Krishma Kapoor, property and development consultant at property management company SLC Property, on how she got started in property, the superpower she’d like to have and her number-one travel destination.
How did you join the industry?
Property was not always my number-one career choice. That all changed when I undertook a placement year in a commercial property firm in the West Midlands. I was inspired by the work it was doing and exhibited at Mipim UK. This sparked my interest even more. After completing my master’s degree, everything fell into place when I came across transport property specialist SLC Property at a careers fair. I have stayed there ever since.
What does your job entail?
My role covers transport projects, primarily third-party-led rail projects negotiating heads of terms for freehold acquisition and leases. I have also worked closely with train operating companies to redevelop railway stations as part of wider masterplans, in particular repurposing redundant or under used space for commercial and community use. It has been interesting to work with local authorities and Network Rail to plan the future of stations and make them more integrated into the community.
What do you like most about the industry?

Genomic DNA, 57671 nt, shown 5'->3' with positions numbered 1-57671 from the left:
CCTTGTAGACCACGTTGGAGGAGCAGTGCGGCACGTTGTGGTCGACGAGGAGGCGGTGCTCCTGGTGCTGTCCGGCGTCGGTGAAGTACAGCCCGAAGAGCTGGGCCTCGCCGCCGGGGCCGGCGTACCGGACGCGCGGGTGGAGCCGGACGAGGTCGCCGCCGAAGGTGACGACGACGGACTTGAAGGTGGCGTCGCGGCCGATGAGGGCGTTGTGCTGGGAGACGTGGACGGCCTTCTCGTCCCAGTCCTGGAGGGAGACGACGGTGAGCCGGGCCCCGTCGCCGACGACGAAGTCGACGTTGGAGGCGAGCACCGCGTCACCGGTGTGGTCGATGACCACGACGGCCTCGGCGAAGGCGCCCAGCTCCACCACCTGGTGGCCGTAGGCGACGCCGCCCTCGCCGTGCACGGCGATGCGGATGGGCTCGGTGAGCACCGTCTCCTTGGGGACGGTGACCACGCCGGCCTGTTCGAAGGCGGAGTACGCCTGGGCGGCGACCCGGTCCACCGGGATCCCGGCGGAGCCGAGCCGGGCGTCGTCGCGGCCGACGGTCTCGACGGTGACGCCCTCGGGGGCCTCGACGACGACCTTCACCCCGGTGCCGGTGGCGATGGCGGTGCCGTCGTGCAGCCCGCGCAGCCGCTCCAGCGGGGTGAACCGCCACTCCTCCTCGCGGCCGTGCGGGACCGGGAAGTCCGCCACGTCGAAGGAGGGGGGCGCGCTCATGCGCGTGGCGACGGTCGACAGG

I enjoy building relationships with clients and stakeholders at the early stages of a scheme. The property projects within the rail industry, in particular, are unique. I enjoy that construction activity is quickly tangible, and you can identify all the achievements involved in the process.
And what do you dislike most about it?
Planning can be a slow process, due to its nature. That said, I have enjoyed working with SLC Property’s planning and environmental experts to get a deeper understanding in this area.
What would you change about the property industry?
Diversity is really important in property and the industry needs to do more to have greater representation. As a young female of a south Asian background, this is something I am particularly passionate about. I want to promote the vast career opportunities that you can have to people from all backgrounds.
What barriers or challenges have you overcome?
There is an observation that females have to prove themselves a bit more than males in the industry, although I do believe this is changing now. As a young female, this was an initial challenge to overcome as I first took part in meetings when leading land negotiations for major rail projects. This is why it is so important to work for a company that supports you in developing your skills and confidence.
What are you most proud of in your career?
Growing up in Birmingham, I felt particularly proud to have been part of creating a new station for Perry Barr, which was a key interface for people visiting this year’s Commonwealth Games. My work helped to secure associated land agreements for this redeveloped station.
What advice would you give someone starting a career in the property industry?
I would recommend networking as much as possible and do not be scared to ask people questions. Learning from your peers is so important and there are many great events, such as industry-wide talks, which are a great tool to learn from and network.
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